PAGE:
For 1964, Lincoln gave the Continental a minor redesign, featuring several updates to further improve interior room. The wheelbase was extended three inches, both to improve rear-seat room and to improve the ride. The roofline of sedan versions saw several changes, becoming squared off and adding flat window glass. The rear-mounted gas tank filler door was moved to the driver's side of the car. The front grille was modified slightly from the 1963 model, it now featured a series of five vertical chrome accents that interrupted the square "egg crate" pattern and were distributed evenly between the dual headlights. The exterior "Continental" script was changed and the rear grille replaced by a simple horizontally elongated Continental star on the rear deck lid. 36,297 were sold that year. A concept show car was built, called the Continental Town Brougham, which had a 131 in. wheelbase, overall length at 221.3, and had a retractable glass partition between the front and rear compartments, with an exposed area over the front compartment, in typical 1930s style town car/brougham appearance.
For 1965, the Continental was given several more updates. The pointed, convex grilles seen since the introduction were replaced by a flat, blunt grille. To match the brake lights/turn signals, the front parking lamps/turn signals were moved out of the front bumper, wrapping into the fender; both lenses had ribbed chrome trim. Front disc brakes became standard in order to improve the braking of the 5,000 lb Continental; in addition, front seat belts with retractors became standard. To improve reliability, Lincoln added an oil pressure gauge.
With the facelift, sales improved about 10%, to 40,180 units.
For 1966, a number of changes came to the Continental model line. As Lincoln had left the 2-door luxury sedan segment to Cadillac and Imperial in 1961 by making the Continental exclusively a 4-door, Lincoln chose to develop its answer to the Cadillac Coupe de Ville by introducing a 2-door version of the Continental, the first since 1960. Without any rear doors, the coupe was designed as a pillarless hardtop, although no convertible version was introduced.
Although bearing a strong resemblance to its predecessor, the 1966 Continental was given exterior sheet metal and the interior was again redesigned, featuring the new options of a tape player and a tilt steering wheel. The Continental grew in size, becoming nearly 5 inches longer, an inch wider and nearly an inch taller. While curved side glass replaced flat glass, its tumblehome was less severe than in earlier models. To preserve the performance of the larger Continental, the V8 engine was expanded from 430 cu in (7.0 L) to 462 cu in (7.6 L).
To improve the sales of the convertible, Lincoln added a glass rear window to the convertible top and improved the hydraulic system for opening the top and trunk lid by adding a second pump, separating the two systems; the hydraulic solenoids were also removed from the car as well. To lure potential Cadillac buyers, 1966 Continental prices were reduced almost US$600 without reducing equipment levels. It succeeded, helping boost sales to 54,755 that year, an increase of 36%, all of it due to the new two-door; sales of both four-door models slipped slightly. Product breakdown for the year consisted of 65% sedans, 29% coupes, and just under 6% for the four-door convertible.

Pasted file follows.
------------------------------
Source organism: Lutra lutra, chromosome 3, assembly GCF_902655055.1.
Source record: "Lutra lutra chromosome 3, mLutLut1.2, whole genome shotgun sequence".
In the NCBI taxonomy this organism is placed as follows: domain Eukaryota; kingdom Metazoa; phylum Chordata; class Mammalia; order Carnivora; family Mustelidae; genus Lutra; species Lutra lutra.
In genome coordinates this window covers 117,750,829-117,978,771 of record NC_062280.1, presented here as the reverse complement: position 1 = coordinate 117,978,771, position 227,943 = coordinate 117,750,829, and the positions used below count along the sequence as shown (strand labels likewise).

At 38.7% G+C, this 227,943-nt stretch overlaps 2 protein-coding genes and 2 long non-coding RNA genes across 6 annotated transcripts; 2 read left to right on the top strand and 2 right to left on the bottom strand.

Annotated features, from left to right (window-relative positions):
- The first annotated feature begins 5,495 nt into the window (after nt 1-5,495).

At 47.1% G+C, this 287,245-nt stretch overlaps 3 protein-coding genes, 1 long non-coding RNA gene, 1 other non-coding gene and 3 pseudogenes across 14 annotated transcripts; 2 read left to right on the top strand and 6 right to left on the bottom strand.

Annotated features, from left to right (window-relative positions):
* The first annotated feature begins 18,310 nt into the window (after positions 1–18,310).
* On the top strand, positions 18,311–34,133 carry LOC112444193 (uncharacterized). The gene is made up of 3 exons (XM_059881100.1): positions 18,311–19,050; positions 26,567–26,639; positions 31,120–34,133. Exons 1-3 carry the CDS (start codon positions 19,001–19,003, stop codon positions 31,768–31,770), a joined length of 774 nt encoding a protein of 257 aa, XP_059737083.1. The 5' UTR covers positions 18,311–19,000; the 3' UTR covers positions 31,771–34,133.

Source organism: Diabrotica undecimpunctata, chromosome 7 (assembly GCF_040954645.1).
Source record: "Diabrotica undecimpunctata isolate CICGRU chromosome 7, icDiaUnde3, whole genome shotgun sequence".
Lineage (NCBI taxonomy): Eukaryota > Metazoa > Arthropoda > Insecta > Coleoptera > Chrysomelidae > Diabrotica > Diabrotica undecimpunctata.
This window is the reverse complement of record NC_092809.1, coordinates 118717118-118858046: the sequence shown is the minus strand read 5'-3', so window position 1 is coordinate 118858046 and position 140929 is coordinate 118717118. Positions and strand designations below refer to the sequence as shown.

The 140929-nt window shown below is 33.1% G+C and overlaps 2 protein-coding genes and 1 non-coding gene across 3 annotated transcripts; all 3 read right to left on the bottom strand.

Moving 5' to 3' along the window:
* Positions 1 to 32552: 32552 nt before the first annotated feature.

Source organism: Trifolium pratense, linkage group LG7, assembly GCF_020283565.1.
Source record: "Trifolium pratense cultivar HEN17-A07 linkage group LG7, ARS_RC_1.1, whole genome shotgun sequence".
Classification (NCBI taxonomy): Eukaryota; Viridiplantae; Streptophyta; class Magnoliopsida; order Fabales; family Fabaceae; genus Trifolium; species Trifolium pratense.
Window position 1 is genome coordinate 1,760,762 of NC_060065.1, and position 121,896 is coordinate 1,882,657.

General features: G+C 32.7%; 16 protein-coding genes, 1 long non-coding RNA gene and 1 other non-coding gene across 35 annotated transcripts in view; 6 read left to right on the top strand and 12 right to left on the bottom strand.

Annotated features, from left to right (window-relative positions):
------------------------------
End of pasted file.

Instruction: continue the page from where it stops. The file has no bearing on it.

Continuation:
For 1967, few changes were made to the Continental, except for minor trim updates. The Lincoln emblem on the front fender was deleted on 1967 models. The dashboard gained several indicator lights, cruise control on, trunk open, and an oil pressure light. In the interest of safety, lap safety belts became standard alongside an energy-absorbing steering column.
After only 2,276 were sold, 1967 was the final year for the convertible. The only factory four-door convertible produced after World War II, the 1967 Lincoln Continental Convertible is one of the heaviest automobiles ever produced by Ford Motor Company. At a curb weight of 5,712 (before options), it is the heaviest Lincoln since the Model K, and is 55 pounds heavier than the corresponding Cadillac Fleetwood Series 75 Limousine and 300 pounds heavier than the Chrysler Imperial LeBaron of that year. The 5,712lbs curb weight is specified in the Lincoln catalog.
For 1968, Lincoln made several styling changes to the Continental. To meet federal safety standards, the parking lights, taillights, and front turn signals were returned to a wraparound design on the fenders to satisfy Federal standards for side marker lights. For the outboard front seats, shoulder seatbelts were added. The new 460 cu in (7.5 l) Ford 385 engine was to be available at the beginning of the model year, but there were so many 462 cu in (7.57 l) Ford MEL engine engines still available, the 460 was phased in later that year. In April, the new Mark III made its debut, as a 1969 model. Total sales would be down to just 39,134. For the 1968 through 1971 Model Years, no stand-up hood ornament was used, some say based on a presumed forthcoming regulatory ban that never eventuated.
For 1969, the fourth-generation Continental entered its last year of production. Lincoln added relatively few changes aside from the addition of federally mandated head restraints. At the beginning of the model year, the 460 V8 entered full production, becoming the sole engine in the Lincoln model line until 1977.